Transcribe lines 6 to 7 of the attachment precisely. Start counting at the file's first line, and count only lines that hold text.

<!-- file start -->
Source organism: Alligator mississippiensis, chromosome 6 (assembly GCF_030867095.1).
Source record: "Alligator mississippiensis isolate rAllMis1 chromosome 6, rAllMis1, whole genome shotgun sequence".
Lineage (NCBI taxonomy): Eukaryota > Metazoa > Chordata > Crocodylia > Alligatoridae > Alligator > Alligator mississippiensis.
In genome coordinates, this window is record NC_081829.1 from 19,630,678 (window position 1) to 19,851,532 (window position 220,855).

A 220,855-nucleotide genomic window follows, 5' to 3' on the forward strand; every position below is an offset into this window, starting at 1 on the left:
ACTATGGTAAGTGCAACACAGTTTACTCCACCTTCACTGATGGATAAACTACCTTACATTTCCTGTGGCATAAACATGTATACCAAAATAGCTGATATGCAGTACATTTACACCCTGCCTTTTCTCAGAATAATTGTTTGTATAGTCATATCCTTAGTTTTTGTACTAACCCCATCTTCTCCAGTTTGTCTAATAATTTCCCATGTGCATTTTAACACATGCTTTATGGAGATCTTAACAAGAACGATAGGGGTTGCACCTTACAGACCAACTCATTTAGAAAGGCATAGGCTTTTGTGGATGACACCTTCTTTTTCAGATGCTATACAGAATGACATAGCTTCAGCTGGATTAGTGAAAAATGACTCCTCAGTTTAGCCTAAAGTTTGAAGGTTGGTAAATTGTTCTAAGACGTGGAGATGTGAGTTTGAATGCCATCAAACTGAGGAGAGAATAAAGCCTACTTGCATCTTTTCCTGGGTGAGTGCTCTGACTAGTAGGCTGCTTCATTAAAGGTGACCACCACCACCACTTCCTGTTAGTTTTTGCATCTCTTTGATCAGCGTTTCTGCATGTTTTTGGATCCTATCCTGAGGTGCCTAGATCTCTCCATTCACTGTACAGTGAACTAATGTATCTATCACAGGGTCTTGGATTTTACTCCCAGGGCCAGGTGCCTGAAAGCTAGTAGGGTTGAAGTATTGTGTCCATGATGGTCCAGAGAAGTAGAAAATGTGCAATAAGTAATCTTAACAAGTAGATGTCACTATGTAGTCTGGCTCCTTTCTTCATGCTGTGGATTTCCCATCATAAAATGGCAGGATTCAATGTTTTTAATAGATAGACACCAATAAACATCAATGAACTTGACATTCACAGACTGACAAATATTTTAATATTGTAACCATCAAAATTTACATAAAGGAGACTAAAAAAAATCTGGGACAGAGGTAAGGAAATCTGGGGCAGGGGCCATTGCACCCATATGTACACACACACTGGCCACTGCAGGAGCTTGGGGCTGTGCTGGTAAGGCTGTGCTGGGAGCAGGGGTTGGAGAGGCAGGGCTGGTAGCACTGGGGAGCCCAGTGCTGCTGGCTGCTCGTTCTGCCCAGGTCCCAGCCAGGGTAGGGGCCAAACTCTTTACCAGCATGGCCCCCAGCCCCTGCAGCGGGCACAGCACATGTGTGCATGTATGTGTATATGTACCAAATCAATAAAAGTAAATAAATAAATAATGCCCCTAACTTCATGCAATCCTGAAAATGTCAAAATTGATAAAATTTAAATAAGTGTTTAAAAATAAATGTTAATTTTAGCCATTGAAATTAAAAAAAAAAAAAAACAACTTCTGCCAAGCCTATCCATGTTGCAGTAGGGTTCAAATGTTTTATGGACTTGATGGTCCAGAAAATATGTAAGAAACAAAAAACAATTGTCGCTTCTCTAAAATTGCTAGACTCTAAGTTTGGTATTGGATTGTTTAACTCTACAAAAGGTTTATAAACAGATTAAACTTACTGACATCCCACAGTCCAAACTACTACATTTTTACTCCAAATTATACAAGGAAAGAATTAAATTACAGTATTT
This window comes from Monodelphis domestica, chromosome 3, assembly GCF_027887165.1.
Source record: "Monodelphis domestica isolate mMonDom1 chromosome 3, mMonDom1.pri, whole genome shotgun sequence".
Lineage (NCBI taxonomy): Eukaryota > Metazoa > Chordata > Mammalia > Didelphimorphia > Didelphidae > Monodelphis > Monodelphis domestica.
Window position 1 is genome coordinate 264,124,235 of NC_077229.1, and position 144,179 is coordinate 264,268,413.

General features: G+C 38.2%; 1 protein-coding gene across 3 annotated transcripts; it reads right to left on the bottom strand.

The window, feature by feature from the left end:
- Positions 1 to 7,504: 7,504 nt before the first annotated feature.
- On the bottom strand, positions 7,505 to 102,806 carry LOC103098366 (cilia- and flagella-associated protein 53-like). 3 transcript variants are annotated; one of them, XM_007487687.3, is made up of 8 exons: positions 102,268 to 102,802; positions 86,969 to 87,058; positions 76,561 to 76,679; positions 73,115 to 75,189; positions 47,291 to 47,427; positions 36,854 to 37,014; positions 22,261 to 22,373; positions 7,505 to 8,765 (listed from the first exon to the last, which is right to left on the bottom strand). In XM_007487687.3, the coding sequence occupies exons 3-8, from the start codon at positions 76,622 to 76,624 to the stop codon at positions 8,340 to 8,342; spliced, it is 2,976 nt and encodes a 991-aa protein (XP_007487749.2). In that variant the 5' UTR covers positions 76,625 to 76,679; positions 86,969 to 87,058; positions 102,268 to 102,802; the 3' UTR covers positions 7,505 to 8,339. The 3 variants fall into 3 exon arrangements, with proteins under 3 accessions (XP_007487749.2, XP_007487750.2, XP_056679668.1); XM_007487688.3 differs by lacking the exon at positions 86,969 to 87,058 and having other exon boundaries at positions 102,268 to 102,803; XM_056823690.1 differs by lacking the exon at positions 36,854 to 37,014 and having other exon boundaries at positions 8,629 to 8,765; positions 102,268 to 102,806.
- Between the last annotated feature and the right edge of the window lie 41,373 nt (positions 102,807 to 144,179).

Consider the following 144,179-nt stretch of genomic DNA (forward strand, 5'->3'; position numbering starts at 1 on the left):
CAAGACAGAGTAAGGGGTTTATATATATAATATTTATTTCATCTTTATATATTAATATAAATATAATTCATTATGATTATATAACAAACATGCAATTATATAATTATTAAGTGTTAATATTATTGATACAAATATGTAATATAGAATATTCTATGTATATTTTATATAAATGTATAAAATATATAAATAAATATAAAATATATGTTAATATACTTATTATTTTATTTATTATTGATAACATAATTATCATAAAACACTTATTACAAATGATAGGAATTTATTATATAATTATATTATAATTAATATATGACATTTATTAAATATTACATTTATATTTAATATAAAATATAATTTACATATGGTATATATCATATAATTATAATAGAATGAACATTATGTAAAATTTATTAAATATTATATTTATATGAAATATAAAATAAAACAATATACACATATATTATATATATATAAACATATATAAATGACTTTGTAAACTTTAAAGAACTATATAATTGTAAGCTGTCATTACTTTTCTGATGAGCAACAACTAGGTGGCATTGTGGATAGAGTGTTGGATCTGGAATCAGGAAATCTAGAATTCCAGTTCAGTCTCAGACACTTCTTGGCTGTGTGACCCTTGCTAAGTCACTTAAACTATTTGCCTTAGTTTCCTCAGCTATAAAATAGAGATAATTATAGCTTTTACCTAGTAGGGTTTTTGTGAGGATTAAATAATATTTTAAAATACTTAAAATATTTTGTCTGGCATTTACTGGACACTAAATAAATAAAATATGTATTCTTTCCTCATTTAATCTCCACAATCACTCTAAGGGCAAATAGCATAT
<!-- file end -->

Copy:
ACTATGGTAAGTGCAACACAGTTTACTCCACCTTCACTGATGGATAAACTACCTTACATTTCCTGTGGCATAAACATGTATACCAAAATAGCTGATATGCAGTACATTTACACCCTGCCTTTTCTCAGAATAATTGTTTGTATAGTCATATCCTTAGTTTTTGTACTAACCCCATCTTCTCCAGTTTGTCTAATAATTTCCCATGTGCATTTTAACACATGCTTTATGGAGATCTTAACAAGAACGATAGGGGTTGCACCTTACAGACCAACTCATTTAGAAAGGCATAGGCTTTTGTGGATGACACCTTCTTTTTCAGATGCTATACAGAATGACATAGCTTCAGCTGGATTAGTGAAAAATGACTCCTCAGTTTAGCCTAAAGTTTGAAGGTTGGTAAATTGTTCTAAGACGTGGAGATGTGAGTTTGAATGCCATCAAACTGAGGAGAGAATAAAGCCTACTTGCATCTTTTCCTGGGTGAGTGCTCTGACTAGTAGGCTGCTTCATTAAAGGTGACCACCACCACCACTTCCTGTTAGTTTTTGCATCTCTTTGATCAGCGTTTCTGCATGTTTTTGGATCCTATCCTGAGGTGCCTAGATCTCTCCATTCACTGTACAGTGAACTAATGTATCTATCACAGGGTCTTGGATTTTACTCCCAGGGCCAGGTGCCTGAAAGCTAGTAGGGTTGAAGTATTGTGTCCATGATGGTCCAGAGAAGTAGAAAATGTGCAATAAGTAATCTTAACAAGTAGATGTCACTATGTAGTCTGGCTCCTTTCTTCATGCTGTGGATTTCCCATCATAAAATGGCAGGATTCAATGTTTTTAATAGATAGACACCAATAAACATCAATGAACTTGACATTCACAGACTGACAAATATTTTAATATTGTAACCATCAAAATTTACATAAAGGAGACTAAAAAAAATCTGGGACAGAGGTAAGGAAATCTGGGGCAGGGGCCATTGCACCCATATGTACACACACACTGGCCACTGCAGGAGCTTGGGGCTGTGCTGGTAAGGCTGTGCTGGGAGCAGGGGTTGGAGAGGCAGGGCTGGTAGCACTGGGGAGCCCAGTGCTGCTGGCTGCTCGTTCTGCCCAGGTCCCAGCCAGGGTAGGGGCCAAACTCTTTACCAGCATGGCCCCCAGCCCCTGCAGCGGGCACAGCACATGTGTGCATGTATGTGTATATGTACCAAATCAATAAAAGTAAATAAATAAATAATGCCCCTAACTTCATGCAATCCTGAAAATGTCAAAATTGATAAAATTTAAATAAGTGTTTAAAAATAAATGTTAATTTTAGCCATTGAAATTAAAAAAAAAAAAAAACAACTTCTGCCAAGCCTATCCATGTTGCAGTAGGGTTCAAATGTTTTATGGACTTGATGGTCCAGAAAATATGTAAGAAACAAAAAACAATTGTCGCTTCTCTAAAATTGCTAGACTCTAAGTTTGGTATTGGATTGTTTAACTCTACAAAAGGTTTATAAACAGATTAAACTTACTGACATCCCACAGTCCAAACTACTACATTTTTACTCCAAATTATACAAGGAAAGAATTAAATTACAGTATTT
This window comes from Monodelphis domestica, chromosome 3, assembly GCF_027887165.1.